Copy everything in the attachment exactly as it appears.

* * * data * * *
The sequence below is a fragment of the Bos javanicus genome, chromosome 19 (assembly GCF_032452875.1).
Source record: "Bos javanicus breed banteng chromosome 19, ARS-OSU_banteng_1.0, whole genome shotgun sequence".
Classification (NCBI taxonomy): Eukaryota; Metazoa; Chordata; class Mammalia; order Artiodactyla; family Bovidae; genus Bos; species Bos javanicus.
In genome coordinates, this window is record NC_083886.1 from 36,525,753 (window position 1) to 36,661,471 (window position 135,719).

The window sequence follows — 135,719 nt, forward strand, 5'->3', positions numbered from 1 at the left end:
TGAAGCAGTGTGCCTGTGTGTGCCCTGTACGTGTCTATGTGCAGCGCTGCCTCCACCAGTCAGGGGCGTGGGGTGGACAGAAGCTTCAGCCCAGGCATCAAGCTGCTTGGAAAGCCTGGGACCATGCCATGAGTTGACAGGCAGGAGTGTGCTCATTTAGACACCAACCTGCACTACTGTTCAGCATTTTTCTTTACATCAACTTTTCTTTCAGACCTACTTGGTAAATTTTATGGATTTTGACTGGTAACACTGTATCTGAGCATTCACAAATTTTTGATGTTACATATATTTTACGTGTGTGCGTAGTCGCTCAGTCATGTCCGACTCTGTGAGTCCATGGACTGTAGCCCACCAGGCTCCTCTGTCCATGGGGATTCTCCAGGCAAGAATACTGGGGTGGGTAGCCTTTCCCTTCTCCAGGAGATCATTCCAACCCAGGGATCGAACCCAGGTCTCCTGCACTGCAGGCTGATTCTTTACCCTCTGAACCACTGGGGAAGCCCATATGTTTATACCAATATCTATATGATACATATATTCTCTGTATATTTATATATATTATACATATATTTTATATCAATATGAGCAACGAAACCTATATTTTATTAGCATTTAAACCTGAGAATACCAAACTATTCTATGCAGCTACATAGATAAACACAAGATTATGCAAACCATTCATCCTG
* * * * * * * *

The sequence below is a fragment of the Bos javanicus genome, chromosome 19 (assembly GCF_032452875.1).
Source record: "Bos javanicus breed banteng chromosome 19, ARS-OSU_banteng_1.0, whole genome shotgun sequence".
Classification (NCBI taxonomy): Eukaryota; Metazoa; Chordata; class Mammalia; order Artiodactyla; family Bovidae; genus Bos; species Bos javanicus.
In genome coordinates, this window is record NC_083886.1 from 36,525,753 (window position 1) to 36,661,471 (window position 135,719).

The window sequence follows — 135,719 nt, forward strand, 5'->3', positions numbered from 1 at the left end:
TGAAGCAGTGTGCCTGTGTGTGCCCTGTACGTGTCTATGTGCAGCGCTGCCTCCACCAGTCAGGGGCGTGGGGTGGACAGAAGCTTCAGCCCAGGCATCAAGCTGCTTGGAAAGCCTGGGACCATGCCATGAGTTGACAGGCAGGAGTGTGCTCATTTAGACACCAACCTGCACTACTGTTCAGCATTTTTCTTTACATCAACTTTTCTTTCAGACCTACTTGGTAAATTTTATGGATTTTGACTGGTAACACTGTATCTGAGCATTCACAAATTTTTGATGTTACATATATTTTACGTGTGTGCGTAGTCGCTCAGTCATGTCCGACTCTGTGAGTCCATGGACTGTAGCCCACCAGGCTCCTCTGTCCATGGGGATTCTCCAGGCAAGAATACTGGGGTGGGTAGCCTTTCCCTTCTCCAGGAGATCATTCCAACCCAGGGATCGAACCCAGGTCTCCTGCACTGCAGGCTGATTCTTTACCCTCTGAACCACTGGGGAAGCCCATATGTTTATACCAATATCTATATGATACATATATTCTCTGTATATTTATATATATTATACATATATTTTATATCAATATGAGCAACGAAACCTATATTTTATTAGCATTTAAACCTGAGAATACCAAACTATTCTATGCAGCTACATAGATAAACACAAGATTATGCAAACCATTCATCCTG